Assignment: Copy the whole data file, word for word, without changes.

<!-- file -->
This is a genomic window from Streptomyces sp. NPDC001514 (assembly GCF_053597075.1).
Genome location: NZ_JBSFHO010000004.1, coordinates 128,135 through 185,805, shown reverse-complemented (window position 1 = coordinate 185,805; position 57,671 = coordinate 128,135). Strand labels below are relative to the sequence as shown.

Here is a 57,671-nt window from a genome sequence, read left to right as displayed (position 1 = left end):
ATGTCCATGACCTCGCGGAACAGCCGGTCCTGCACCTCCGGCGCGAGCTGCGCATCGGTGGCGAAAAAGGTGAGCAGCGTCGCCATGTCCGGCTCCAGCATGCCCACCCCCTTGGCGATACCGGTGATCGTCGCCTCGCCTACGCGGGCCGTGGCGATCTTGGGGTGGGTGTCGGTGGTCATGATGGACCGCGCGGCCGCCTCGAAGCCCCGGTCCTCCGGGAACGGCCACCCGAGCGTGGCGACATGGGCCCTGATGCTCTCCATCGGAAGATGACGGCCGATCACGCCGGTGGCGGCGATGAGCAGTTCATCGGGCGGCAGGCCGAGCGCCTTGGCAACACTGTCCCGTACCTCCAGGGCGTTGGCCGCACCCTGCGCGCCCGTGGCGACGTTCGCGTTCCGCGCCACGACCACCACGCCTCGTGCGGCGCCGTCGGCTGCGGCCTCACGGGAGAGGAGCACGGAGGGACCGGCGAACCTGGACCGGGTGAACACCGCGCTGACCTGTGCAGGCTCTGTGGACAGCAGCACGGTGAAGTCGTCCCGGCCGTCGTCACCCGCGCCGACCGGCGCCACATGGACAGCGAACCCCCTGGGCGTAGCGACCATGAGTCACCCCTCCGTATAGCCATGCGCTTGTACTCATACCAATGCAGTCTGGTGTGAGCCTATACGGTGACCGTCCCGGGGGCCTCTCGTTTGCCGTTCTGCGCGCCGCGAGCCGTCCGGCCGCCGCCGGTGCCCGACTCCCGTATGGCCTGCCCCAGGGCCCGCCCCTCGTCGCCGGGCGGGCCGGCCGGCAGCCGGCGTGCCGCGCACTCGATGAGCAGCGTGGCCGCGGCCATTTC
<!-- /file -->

This is a genomic window from Streptomyces sp. NPDC001514 (assembly GCF_053597075.1).
Genome location: NZ_JBSFHO010000004.1, coordinates 128,135 through 185,805, shown reverse-complemented (window position 1 = coordinate 185,805; position 57,671 = coordinate 128,135). Strand labels below are relative to the sequence as shown.

Here is a 57,671-nt window from a genome sequence, read left to right as displayed (position 1 = left end):
ATGTCCATGACCTCGCGGAACAGCCGGTCCTGCACCTCCGGCGCGAGCTGCGCATCGGTGGCGAAAAAGGTGAGCAGCGTCGCCATGTCCGGCTCCAGCATGCCCACCCCCTTGGCGATACCGGTGATCGTCGCCTCGCCTACGCGGGCCGTGGCGATCTTGGGGTGGGTGTCGGTGGTCATGATGGACCGCGCGGCCGCCTCGAAGCCCCGGTCCTCCGGGAACGGCCACCCGAGCGTGGCGACATGGGCCCTGATGCTCTCCATCGGAAGATGACGGCCGATCACGCCGGTGGCGGCGATGAGCAGTTCATCGGGCGGCAGGCCGAGCGCCTTGGCAACACTGTCCCGTACCTCCAGGGCGTTGGCCGCACCCTGCGCGCCCGTGGCGACGTTCGCGTTCCGCGCCACGACCACCACGCCTCGTGCGGCGCCGTCGGCTGCGGCCTCACGGGAGAGGAGCACGGAGGGACCGGCGAACCTGGACCGGGTGAACACCGCGCTGACCTGTGCAGGCTCTGTGGACAGCAGCACGGTGAAGTCGTCCCGGCCGTCGTCACCCGCGCCGACCGGCGCCACATGGACAGCGAACCCCCTGGGCGTAGCGACCATGAGTCACCCCTCCGTATAGCCATGCGCTTGTACTCATACCAATGCAGTCTGGTGTGAGCCTATACGGTGACCGTCCCGGGGGCCTCTCGTTTGCCGTTCTGCGCGCCGCGAGCCGTCCGGCCGCCGCCGGTGCCCGACTCCCGTATGGCCTGCCCCAGGGCCCGCCCCTCGTCGCCGGGCGGGCCGGCCGGCAGCCGGCGTGCCGCGCACTCGATGAGCAGCGTGGCCGCGGCCATTTC